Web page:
Book Image

jQuery UI Cookbook

By : Adam Boduch
Book Image

jQuery UI Cookbook

By: Adam Boduch

Overview of this book

jQuery UI is the quintessential framework for creating professional user interfaces. While jQuery core lays the foundation for interaction with the DOM and handling events, jQuery UI fills in the user interaction gap. This book will give you a huge productivity boost out of the box with jQuery UI, and help you understand the framework, inside and out."jQuery UI Cookbook" provides you with practical recipes featuring in-depth coverage of every widget in the framework, including how to address limitations that impact your everyday development activities with these widgets. You'll get a better idea of the big picture – how the framework is composed, how the widgets relate to one another, and how to build on those patterns.Be it a minor tweak on the visual design of a progress bar or a fundamental change in a widget to meet your needs, "jQuery UI Cookbook" covers scenarios both big and small. You can show reminders as tooltips, apply a variety of effects to the menu widget, and start interactions between the dialog widget and API data using deferred objects. These and many more interesting tasks are covered in this book, which can be done with smooth learning and great understanding. You will see how button widgets can fill the width of their containing element, making the layout more consistent. Tabs can be sorted and moved between widgets. You will learn how to do all these things within the context of the big picture, by finding out why the components work the way they do, making you well-versed in jQuery UI.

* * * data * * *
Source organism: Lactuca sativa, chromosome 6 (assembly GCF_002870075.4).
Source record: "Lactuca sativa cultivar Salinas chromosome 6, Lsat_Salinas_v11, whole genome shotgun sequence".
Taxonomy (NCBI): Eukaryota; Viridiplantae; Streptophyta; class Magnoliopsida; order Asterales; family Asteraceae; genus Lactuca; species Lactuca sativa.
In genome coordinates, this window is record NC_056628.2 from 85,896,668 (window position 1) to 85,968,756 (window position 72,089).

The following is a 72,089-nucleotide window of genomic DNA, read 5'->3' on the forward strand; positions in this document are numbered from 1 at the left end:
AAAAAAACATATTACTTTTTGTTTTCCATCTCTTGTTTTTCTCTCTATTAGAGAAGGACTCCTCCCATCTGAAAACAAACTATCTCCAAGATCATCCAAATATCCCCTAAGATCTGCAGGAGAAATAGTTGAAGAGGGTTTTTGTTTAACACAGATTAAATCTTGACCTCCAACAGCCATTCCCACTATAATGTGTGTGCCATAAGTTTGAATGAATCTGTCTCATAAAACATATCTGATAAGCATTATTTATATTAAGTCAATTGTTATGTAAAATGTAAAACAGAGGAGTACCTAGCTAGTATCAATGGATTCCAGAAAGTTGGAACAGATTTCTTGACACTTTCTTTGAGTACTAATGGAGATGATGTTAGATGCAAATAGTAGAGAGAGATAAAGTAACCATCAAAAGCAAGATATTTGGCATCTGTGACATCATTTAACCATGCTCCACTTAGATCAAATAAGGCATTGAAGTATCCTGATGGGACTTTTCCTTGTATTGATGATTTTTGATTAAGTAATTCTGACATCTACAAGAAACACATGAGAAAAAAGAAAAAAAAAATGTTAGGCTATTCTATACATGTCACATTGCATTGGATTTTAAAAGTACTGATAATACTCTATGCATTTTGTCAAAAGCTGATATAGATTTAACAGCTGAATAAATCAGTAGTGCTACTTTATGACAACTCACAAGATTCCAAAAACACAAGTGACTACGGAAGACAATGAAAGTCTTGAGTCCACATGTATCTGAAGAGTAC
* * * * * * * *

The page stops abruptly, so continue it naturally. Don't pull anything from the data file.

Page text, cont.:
Table of Contents (19 chapters)
jQuery UI Cookbook
About the Author
About the Reviewers

Working with remote tab content

The tabs widget knows how to populate a given tab panel with remote content out of the box. It's all about how we specify the tab links. For example, an href attribute that points to #tab-content-home will load the content using the HTML found in that element. But, if instead of pointing to an already-existing element we point to another page, the tabs widget will load the content into the appropriate panel on demand.

This works as expected without passing options to the tabs, but there is the beforeLoad option should we want to tweak the behavior of the Ajax request in an any way. Let's take a look at some of the ways we can work with remote content using the tabs widget.

How to do it...

First, we'll create the HTML for our tabs widget, which consists of four links. The first three point to existing resources while the fourth doesn't exist, and so the Ajax request will fail.

<div id="tabs">
        <li><a href="ajax/tab1.html"&gt...